Also read: SecondMarket’s Bitcoin Investment Trust Syndicate Won 48,000 BTC in Latest Silk Road Bitcoin Auction
An important note is that at the end of a court document relating to the case, wherein Ulbricht’s request for the aforementioned four charges to be dismissed is categorically denied, the government states in black and white that “Bitcoin can be used for money laundering.”
In Ulbricht’s New York District case (14-cr-68-KBF, US vs. Ulbricht), the prosecutors intend to use accusations of six murder-for-hire plots in an effort to paint him as more evil. That’s the only way to put it since very few people believe that Ulbricht’s legal defense will prevail in the first place. What better way to ensure that he will get plenty of time than to mention in court that he also tried to pay for the killing of enemies? The federal prosecutor’s excuse is that this contributes to their case that he protected his criminal enterprise.
One of the murder-for-hire charges involves an employee who’d supposedly stolen $350,000 worth of Bitcoin from Ulbricht, who is supposed to have primarily made his living during the rise and fall of the Silk Road by charging fees from drug dealers and peddlers of other unsavory and illegal products. Also mentioned is a Silk Road user named Friendly Chemist, who at some point along the way blackmailed Ulbricht for $500,000, threatening to publicize information about vendors and customers if he were not paid off.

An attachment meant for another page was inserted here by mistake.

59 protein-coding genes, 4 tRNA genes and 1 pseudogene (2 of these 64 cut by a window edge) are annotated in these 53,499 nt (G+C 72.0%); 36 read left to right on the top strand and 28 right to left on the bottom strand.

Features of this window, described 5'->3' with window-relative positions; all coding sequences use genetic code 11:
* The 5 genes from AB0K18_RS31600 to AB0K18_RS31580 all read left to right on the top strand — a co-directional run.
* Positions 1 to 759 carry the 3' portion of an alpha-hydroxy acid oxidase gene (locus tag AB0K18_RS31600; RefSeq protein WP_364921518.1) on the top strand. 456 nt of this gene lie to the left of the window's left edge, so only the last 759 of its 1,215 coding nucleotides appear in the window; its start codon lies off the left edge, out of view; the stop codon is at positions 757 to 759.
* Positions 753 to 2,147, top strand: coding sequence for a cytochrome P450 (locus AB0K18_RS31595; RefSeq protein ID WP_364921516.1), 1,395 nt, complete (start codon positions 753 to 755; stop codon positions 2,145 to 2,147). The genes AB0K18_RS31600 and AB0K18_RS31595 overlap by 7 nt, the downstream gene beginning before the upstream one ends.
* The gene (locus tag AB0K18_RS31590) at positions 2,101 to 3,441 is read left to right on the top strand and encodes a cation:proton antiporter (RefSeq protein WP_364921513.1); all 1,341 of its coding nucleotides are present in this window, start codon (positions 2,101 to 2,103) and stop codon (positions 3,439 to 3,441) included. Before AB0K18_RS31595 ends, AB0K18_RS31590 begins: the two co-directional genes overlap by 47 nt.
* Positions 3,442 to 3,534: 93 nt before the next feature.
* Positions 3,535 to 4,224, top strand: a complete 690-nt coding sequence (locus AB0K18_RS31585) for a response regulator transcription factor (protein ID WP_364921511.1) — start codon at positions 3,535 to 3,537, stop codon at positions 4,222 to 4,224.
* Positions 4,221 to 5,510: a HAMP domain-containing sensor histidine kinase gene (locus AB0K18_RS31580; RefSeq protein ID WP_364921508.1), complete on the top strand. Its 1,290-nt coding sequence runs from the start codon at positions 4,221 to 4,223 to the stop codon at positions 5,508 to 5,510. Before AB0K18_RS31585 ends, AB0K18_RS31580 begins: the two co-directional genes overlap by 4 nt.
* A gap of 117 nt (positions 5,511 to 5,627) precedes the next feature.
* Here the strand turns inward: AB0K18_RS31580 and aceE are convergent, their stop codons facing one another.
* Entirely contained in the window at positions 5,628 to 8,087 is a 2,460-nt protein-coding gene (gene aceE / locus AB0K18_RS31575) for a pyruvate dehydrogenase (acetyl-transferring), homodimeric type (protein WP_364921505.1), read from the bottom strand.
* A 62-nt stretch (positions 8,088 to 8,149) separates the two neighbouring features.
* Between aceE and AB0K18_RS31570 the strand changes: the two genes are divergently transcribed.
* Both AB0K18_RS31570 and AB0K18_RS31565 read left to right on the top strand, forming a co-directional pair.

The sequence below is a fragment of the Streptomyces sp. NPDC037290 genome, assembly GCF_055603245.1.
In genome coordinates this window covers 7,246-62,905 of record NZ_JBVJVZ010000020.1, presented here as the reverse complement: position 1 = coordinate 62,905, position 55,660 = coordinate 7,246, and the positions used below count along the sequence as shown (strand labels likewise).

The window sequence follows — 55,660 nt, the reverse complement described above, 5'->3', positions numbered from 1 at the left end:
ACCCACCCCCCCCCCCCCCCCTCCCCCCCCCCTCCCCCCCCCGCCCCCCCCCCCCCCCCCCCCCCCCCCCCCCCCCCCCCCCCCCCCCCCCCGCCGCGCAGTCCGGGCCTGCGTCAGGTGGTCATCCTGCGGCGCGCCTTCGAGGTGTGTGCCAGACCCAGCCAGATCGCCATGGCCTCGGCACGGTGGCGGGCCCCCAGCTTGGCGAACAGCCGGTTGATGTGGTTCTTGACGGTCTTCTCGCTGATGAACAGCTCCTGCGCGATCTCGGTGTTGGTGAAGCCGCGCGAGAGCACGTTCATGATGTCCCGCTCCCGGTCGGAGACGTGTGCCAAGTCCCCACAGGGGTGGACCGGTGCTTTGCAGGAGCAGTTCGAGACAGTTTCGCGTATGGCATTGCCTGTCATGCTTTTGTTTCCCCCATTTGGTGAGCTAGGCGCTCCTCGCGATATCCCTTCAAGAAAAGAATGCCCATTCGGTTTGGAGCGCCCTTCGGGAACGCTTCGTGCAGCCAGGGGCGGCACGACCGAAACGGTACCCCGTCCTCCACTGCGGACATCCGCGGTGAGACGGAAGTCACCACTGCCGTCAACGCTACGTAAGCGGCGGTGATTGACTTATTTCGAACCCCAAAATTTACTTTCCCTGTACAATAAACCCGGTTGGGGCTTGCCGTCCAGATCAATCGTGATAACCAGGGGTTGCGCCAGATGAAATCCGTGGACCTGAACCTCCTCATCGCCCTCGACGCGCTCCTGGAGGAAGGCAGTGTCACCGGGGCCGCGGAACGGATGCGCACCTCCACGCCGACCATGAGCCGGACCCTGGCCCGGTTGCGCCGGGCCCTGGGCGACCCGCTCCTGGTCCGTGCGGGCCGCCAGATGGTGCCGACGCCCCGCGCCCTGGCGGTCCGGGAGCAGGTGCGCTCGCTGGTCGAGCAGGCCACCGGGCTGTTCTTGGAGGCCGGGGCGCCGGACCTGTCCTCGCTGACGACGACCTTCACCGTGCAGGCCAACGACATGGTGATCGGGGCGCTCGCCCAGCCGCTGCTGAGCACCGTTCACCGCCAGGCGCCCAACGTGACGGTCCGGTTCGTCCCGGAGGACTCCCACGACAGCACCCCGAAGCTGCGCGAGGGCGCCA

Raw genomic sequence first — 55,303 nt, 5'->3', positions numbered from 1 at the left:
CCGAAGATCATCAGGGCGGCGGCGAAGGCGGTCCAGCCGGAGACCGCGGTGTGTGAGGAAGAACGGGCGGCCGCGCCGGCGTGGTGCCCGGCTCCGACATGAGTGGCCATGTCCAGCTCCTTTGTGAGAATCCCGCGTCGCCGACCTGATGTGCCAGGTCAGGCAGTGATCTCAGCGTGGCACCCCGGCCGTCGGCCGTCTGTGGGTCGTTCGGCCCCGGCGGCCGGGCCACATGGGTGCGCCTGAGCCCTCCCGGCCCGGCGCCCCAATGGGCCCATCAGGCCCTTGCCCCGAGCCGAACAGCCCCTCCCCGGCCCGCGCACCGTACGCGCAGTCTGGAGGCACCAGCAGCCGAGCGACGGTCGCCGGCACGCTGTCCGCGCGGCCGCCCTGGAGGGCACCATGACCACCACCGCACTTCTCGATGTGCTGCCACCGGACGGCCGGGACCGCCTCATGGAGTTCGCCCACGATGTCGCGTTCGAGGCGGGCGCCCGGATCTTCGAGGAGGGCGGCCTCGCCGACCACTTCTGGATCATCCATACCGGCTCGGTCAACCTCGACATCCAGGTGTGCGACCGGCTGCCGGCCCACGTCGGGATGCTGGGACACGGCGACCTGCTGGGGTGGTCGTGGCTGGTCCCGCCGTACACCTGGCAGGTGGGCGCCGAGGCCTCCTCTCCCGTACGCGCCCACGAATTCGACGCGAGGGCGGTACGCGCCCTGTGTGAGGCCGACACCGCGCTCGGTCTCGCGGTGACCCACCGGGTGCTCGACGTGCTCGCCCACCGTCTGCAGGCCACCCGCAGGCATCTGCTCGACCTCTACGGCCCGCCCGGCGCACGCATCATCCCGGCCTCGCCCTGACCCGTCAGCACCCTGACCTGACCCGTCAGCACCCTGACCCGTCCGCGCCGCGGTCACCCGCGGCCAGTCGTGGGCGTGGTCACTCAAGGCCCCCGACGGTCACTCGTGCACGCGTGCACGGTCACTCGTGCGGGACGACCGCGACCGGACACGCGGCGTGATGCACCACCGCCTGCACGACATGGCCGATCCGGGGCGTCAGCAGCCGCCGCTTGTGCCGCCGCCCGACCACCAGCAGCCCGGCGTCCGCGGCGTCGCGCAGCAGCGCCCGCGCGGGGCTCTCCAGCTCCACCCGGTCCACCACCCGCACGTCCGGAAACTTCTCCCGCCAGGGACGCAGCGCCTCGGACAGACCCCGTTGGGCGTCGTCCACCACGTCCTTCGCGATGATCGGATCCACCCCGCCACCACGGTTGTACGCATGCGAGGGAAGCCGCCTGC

CCN.com is following this case closely. Ulbricht’s trial is set for next month and we will have all the details for you then.
Does the the words “money laundering” and “Bitcoin” in the same sentence entering the legal lexicon bother you? Comment below!
Images from Pixabay and Silk Road.
Last modified: June 13, 2020 9:35 PM UTC